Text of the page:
As the project concluded, parents and educators offered their learnings at a bilingual meeting. At one table, parents shared that they felt nervous before the visit, but quickly became comfortable and felt supported during and after. The experience felt “warm and welcoming,” parents and educators said. Parents said that barriers had come down, and they felt more comfortable talking with educators in the future.
At another table, parents said the High School and Beyond Plan workshop was helpful in knowing the requirements for graduation, but they still had questions and wanted more time to learn.
Many parents said they are more likely to encourage their friends to get involved with schools. They appreciated that the Ready Washington meetings were delivered in Spanish and English and said that more interpretation services should be available to increase parents’ comfort level and ability to communicate with educators.
Educators enjoyed seeing the pride that students felt about their families, and relatedly, that family members knew all about students’ goals for the future. One educator said it was eye-opening to see the high level of responsibility one of his 8th grade students has at home — a different life than the educator grew up with just a few miles away.
Another educator said, “Parents are such an untapped resource.”
Northshore Principal Tiffany Rodriguez said the initiative has helped the school think more deeply about engaging parents. “The home visits were a culture change for us and will have a lasting impact in how we connect with and engage families.”
At the end of the meeting, parents and educators were slow to leave. Many were eager to continue the conversations and connection.
Learning from parents and teachers for future projects
As Ready Washington concludes the second round of the Parent Partnership, we are looking to feedback from parents and teachers who participated to help guide our work going forward. We learned that parents deeply value information about their students’ educational pathway and graduation requirements; that connecting authentically with schools will enable parents to reach out to educators more regularly in the future; and that offering engagement opportunities in their language, Spanish, is critical.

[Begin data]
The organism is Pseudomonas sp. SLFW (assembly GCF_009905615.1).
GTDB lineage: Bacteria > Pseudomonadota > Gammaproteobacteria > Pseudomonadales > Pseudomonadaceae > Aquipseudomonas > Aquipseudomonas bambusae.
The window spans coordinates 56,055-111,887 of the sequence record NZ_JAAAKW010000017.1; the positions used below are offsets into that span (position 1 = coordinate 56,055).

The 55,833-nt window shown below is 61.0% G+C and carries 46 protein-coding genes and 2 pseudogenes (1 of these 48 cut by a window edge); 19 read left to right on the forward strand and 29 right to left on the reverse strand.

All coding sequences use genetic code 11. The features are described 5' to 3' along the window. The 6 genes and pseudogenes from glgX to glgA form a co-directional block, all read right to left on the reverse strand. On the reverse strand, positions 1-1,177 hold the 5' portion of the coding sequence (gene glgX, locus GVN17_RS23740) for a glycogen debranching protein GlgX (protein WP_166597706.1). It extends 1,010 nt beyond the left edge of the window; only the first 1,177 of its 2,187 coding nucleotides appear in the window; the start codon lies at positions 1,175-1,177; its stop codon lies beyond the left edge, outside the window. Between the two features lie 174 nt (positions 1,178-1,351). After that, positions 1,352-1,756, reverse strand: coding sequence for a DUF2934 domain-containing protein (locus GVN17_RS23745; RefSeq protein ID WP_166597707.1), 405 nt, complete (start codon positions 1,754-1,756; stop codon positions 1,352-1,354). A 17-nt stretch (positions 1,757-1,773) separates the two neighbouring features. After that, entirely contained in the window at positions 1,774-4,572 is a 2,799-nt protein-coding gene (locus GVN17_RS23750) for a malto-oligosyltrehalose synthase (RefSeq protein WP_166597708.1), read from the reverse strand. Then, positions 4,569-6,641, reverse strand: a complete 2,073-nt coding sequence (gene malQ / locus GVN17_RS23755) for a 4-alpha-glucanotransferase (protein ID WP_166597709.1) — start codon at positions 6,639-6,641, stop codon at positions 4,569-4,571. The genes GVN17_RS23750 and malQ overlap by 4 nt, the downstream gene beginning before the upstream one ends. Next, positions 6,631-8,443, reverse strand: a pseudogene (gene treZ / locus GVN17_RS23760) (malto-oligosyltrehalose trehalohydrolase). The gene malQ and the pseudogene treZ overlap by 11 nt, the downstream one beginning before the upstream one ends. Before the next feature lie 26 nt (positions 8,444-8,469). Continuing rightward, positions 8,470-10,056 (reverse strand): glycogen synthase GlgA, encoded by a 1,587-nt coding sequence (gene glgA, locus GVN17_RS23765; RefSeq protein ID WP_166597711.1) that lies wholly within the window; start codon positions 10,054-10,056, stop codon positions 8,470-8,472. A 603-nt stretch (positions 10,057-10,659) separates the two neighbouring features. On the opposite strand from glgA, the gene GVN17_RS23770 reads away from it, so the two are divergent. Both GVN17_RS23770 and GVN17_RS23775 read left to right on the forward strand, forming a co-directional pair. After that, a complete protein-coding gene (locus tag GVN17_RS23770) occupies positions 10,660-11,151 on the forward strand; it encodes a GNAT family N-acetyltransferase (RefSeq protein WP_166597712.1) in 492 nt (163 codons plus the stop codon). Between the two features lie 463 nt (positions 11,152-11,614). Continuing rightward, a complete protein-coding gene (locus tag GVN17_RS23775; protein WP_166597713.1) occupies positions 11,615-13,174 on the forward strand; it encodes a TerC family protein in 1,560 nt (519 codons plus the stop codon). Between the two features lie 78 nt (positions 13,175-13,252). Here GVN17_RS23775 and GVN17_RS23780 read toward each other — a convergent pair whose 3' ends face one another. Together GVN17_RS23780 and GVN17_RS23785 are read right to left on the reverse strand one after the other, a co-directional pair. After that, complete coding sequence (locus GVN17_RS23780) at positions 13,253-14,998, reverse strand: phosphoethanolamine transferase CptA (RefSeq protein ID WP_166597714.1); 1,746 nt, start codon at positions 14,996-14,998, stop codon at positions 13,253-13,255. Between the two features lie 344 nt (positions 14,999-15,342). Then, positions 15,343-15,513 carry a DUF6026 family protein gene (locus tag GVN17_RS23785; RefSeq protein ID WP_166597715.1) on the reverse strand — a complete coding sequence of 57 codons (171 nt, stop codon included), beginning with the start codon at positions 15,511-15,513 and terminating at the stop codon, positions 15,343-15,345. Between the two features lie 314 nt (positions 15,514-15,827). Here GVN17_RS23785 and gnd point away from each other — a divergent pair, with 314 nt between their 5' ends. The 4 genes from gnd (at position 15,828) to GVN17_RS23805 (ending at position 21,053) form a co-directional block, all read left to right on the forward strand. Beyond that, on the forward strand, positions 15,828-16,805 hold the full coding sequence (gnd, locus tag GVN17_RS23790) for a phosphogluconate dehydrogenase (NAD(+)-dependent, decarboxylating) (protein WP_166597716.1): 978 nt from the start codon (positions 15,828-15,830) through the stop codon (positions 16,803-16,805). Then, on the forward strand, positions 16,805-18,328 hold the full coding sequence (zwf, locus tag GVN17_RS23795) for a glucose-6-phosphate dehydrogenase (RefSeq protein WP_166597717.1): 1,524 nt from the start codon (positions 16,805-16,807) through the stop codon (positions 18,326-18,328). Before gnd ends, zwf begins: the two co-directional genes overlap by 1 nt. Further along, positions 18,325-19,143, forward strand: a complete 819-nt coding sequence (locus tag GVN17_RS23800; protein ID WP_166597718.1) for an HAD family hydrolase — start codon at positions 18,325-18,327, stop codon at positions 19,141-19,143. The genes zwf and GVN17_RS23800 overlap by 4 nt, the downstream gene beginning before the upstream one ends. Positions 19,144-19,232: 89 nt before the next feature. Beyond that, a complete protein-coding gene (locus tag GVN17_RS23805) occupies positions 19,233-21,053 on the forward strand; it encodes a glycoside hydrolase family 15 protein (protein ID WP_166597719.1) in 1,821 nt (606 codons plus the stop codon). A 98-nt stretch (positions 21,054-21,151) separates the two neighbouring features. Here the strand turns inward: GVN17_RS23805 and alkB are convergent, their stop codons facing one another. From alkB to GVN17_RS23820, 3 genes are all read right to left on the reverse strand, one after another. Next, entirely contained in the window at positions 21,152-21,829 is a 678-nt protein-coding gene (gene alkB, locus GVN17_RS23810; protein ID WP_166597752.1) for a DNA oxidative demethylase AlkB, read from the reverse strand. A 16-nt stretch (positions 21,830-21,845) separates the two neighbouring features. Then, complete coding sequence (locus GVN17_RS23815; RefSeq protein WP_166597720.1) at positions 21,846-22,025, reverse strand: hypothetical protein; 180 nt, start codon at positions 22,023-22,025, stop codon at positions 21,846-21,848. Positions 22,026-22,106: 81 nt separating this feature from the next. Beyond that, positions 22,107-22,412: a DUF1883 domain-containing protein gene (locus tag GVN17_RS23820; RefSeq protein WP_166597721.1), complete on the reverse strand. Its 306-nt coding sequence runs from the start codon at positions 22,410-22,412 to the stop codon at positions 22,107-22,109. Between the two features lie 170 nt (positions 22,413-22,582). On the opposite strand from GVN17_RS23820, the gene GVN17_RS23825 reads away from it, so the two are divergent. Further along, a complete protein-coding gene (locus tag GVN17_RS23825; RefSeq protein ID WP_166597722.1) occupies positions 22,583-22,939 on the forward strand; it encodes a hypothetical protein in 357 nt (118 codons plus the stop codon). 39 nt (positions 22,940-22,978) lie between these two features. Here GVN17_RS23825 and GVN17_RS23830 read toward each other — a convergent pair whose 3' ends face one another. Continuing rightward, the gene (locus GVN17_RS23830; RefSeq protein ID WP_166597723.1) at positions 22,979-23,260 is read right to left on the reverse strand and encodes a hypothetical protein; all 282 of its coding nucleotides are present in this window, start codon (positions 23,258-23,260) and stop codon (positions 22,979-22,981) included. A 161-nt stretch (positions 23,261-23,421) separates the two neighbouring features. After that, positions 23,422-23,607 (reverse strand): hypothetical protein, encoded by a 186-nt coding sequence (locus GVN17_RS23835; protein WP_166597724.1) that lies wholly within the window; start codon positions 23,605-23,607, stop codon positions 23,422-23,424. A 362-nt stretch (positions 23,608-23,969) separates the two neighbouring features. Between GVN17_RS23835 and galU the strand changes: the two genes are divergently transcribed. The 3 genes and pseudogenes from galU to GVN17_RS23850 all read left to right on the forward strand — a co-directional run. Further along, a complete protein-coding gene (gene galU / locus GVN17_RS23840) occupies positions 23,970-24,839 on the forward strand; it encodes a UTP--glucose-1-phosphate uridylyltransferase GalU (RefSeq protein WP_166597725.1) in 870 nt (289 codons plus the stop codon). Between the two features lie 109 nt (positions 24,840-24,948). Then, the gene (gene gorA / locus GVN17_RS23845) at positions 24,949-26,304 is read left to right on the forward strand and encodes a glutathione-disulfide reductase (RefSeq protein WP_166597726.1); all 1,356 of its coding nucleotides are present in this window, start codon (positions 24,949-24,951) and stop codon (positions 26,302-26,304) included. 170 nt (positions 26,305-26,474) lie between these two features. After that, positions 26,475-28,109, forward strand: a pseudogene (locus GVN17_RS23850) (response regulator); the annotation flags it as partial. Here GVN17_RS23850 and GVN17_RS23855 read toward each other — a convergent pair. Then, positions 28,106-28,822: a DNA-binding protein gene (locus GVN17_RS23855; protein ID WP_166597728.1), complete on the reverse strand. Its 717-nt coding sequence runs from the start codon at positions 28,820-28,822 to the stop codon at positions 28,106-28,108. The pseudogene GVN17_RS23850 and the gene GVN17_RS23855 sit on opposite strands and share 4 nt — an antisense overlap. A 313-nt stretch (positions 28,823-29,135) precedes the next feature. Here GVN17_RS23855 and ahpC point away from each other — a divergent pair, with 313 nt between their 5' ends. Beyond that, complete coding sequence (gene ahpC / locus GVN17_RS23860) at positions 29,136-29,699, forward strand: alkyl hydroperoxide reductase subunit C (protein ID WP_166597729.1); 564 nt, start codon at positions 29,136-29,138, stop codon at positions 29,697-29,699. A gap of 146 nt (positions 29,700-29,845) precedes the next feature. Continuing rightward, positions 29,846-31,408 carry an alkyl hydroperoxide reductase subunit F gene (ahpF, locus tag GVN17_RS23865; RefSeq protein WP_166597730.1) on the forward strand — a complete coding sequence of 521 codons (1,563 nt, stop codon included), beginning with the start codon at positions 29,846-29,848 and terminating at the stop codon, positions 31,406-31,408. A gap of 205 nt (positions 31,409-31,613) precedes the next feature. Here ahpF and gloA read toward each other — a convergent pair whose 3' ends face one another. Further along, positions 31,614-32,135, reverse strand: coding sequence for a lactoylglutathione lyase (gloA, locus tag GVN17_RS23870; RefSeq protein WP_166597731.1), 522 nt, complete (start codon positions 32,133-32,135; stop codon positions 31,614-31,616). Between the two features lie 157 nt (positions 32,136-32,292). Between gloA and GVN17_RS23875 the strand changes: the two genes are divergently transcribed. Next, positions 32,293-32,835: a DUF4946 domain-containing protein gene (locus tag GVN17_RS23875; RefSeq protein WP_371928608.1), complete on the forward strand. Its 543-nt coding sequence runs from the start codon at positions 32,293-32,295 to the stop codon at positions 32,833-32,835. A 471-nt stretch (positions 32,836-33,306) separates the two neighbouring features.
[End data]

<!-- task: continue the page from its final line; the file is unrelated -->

Educators in the project said the visits were an unexpectedly positive and powerful opportunity to connect with families and learn more about their students. Educators want to see the visits continue as a way to partner with families and improve students’ success.
All of these learnings will factor into Ready Washington’s future engagement efforts. We are committed to creating clear, easy-to-use information for families to help their students get ready to pursue the career pathway of their choice. We think there is no better way to understand the information and resources that families need than engaging with them as partners.
We are so grateful to the students, parents, educators, and administration of Northshore Middle School for partnering with us on this powerful project! Thank you! Big thank you also to Alma Villegas Consulting for leadership and support on this project.